Sunday, September 11, 2011

Steven Weinberg

I don't think Steven Weinberg is stupid. He's clearly a great deal more intelligent than I am by most, if not all, measures. He's a brilliant physicist. His contributions to science are immense. But Weinberg fails, along with several other notable figures, at being rational in his atheism.

In the first epistle of Peter, Christians are given the instruction to "always be ready to make a defense to everyone who asks you to give an account for the hope that is in you". I think this is a sentiment atheists can wholeheartedly support as well. Regardless of what you believe, it's important to know why you believe it. This "ready defense" is particularly vital for those taking the path of publicly defending their view--and how much more so for world-class academics! Experts of science, philosophy, theology, or history who attest to atheism ought to be held accountable to the highest standard of reasoning.

Unfortunately many such as Weinberg have failed. Weinberg is known for a pithy but misguided quote about good people only being capable of doing bad things through religion's influence. Aside from being oblivious to manifest counter-examples, the quote is philosophically flawed. Weinberg apparently shares a misconception of good versus bad people with religious fundamentalists. But that's a larger argument which I'll leave aside for now in favor of focusing on the following quote. In an interview with Jonathan Mills for BBC, Weinberg explains his reasons for publicly taking up the cause of atheism:

"Maybe at the very bottom of it I really don't like God. I mean, it's silly to say to say I don't like God because I don't believe in God, but ..."

But nothing! There's no excuse whatsoever for any atheist to ever sincerely say that he or she dislikes God. None. Period. It's absurd. Here is the failed excuse Weinberg uses to justify himself:

"... in the same sense that I don't like Iago or I don't like the Reverend Slope or any of the other villains of literature. The God of traditional Judaism and Christianity and Islam seems to me a terrible character."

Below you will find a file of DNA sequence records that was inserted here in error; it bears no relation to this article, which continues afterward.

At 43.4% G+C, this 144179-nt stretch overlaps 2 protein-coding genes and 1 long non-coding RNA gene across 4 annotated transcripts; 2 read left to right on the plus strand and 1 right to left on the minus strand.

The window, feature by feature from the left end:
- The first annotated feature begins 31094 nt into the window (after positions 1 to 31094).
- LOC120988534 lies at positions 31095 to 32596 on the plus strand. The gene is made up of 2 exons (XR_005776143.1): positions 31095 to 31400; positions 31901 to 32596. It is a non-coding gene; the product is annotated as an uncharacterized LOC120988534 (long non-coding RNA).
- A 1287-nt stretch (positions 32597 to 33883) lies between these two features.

1. Fictional or not, you can't compare a literary villain with the proclaimed diety at the heart of the two largest religions on earth. No one is claiming to receive divine revelation from Moriarty or Darth Vader.
  2. If God is not real then our aversion should be directed to such false claims and those who propogate them, not the subject of the claims. You can rationally have a negative opinion of the Church, the Pope, the Bible, pastors or Christians as a whole. But an atheist disliking God is as nonsensical as hating Santa Claus because a bizarre sect believes that Santa kidnaps children and eats their bones.
  3. God as a concept is not a single set of characteristics. He has been described by numerous authors who ascribe a medley of characteristics, often contradicting each other. So what does it even mean to dislike God outside of the perspective of a religious view? Disliking God even as a character makes no sense for an atheist.
  4. Disliking something doesn't make it untrue or even unworthy. I hate Stalin but I wont use that as a reason to deny his existence. I hate alarm clocks and taxes but I wont oppose their role in society.

Weinberg's contribution to the debate on religion is nothing more than a donation of ammunition to theists. He has played directly into the hands of theists who advance the stereotype of the angry atheist. Such an atheist is merely angry at God and copes by denying His existence. Christians will argue that hate directed at the diety rather than the religion betrays an inward belief in the diety's existence. I'm inclined to agree.